Ninja has been taking tap dancing lessons lately on our roof, she is also busy defending her territory. Coming to pets, our base camp has a new pet – He’s a toad living in our back yard and can beat any thorny devil at eating ants. We plan to translocate him to our ant-infested kitchen.

When i am not scratching or inventing new species of bougainvillea or blue poppy here, i try to get students to draw leopards, hornbills or any animals present in this landscape.

A drawing of a Leopard and hornbill by a student of the govt. school i mentioned in my previous post
A drawing of a leopard and hornbill by a student of the govt. school i mentioned in my previous post

The highs and lows of a roadkill survey

The highs and lows of a roadkill survey

I had the pleasure of accompanying Eleni during a couple of mist-netting sessions in the past week. Its monsoon now, and every place is teeming with life. Its a good break for me to look at live animals and cheer up my spirit, also a great chance to explore new places.

Calling frogs and this huge malabar pit viper, safely crossing the road just made my night.

frog calling

Malabar pit viper
A meter long malabar pit viper.

The last couple of days i have come  across a few unusual deaths. Like this beautiful green vine snake that was intact and an striped coral snake. The most common snake road kills are shieldtails that are so camouflage on roads, that its hard to predict their presence. But this green vine snake sadly seems to have been killed during broad day vine snake road kill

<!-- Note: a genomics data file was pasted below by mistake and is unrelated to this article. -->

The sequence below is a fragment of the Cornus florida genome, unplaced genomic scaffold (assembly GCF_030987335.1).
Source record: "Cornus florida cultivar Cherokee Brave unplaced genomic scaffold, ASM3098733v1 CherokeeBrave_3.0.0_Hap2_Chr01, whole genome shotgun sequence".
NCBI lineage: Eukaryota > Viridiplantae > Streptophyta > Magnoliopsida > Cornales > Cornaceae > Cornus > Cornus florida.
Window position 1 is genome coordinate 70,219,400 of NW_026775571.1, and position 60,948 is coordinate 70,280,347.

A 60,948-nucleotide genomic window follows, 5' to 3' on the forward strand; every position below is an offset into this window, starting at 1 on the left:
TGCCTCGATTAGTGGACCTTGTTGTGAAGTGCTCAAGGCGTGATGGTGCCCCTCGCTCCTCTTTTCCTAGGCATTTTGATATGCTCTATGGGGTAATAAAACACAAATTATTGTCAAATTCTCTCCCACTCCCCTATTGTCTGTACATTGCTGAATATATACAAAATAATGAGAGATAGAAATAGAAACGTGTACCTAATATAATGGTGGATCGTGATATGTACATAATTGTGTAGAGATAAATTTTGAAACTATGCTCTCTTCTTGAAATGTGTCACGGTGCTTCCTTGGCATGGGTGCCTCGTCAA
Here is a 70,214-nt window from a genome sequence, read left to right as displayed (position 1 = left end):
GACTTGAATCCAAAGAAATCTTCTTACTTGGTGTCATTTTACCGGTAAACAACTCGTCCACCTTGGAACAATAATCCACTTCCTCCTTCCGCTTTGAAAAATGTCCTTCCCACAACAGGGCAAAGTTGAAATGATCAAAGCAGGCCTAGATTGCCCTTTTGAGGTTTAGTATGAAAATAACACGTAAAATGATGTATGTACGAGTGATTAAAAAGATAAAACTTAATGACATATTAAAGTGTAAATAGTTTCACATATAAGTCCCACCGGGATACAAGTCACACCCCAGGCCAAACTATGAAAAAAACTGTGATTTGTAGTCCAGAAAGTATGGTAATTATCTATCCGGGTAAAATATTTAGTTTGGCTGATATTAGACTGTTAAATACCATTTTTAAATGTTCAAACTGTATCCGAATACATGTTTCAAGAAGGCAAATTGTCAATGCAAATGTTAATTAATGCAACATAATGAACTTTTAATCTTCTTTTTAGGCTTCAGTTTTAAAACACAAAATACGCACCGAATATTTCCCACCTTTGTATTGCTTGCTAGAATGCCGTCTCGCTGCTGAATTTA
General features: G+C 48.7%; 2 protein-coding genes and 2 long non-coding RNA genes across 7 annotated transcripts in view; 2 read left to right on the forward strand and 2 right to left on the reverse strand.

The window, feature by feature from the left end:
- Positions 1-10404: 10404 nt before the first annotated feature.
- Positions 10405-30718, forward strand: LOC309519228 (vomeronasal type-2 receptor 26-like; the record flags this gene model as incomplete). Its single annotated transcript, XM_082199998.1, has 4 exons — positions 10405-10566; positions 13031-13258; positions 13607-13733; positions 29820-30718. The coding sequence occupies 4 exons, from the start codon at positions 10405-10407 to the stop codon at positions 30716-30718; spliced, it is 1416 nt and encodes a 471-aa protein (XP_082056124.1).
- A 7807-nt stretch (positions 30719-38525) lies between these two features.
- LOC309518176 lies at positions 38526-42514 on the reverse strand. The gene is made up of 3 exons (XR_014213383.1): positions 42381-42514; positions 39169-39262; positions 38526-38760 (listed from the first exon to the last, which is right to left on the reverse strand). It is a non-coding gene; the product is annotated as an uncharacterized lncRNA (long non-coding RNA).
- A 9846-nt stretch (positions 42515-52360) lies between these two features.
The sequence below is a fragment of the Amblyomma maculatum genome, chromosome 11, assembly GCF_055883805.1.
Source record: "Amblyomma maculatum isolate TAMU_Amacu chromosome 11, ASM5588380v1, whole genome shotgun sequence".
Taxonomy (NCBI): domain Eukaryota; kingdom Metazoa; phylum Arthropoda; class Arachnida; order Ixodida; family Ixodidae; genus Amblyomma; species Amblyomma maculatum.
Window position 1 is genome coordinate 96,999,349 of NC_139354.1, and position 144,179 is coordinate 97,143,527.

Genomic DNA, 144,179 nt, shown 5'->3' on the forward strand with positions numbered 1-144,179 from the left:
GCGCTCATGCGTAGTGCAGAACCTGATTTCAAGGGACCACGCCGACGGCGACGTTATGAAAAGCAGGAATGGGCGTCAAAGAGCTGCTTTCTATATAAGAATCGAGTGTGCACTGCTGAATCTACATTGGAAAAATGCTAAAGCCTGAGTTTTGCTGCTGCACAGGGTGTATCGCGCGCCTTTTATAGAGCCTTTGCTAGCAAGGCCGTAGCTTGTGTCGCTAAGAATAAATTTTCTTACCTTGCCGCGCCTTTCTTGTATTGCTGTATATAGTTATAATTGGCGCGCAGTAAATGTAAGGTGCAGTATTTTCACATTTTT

Mid way, on one of my road kill transects is a primary school that always has little inquisitive faces peeping out of doors and windows, following my every move. On my first few transects, i found these children stealing out of school and watching me from a distance. As i get a little closer, they move further away and watch.

Shy children running out of frame
Shy children running out of frame.

Some persuasive talking helped get rid of the shyness. In the following days they started hanging out with me on reaching the part of the road near their school. After getting invited to a couple of their cricket and chat sessions, i felt compelled to add their school to the list of schools for conservation education. These children are extremely inquisitive and not to over-look naughty, with an enthusiastic set of teachers at school. The 1st program at their school is scheduled for monday (10.8.09). I look forward to future on-road and off-road interactions with these children.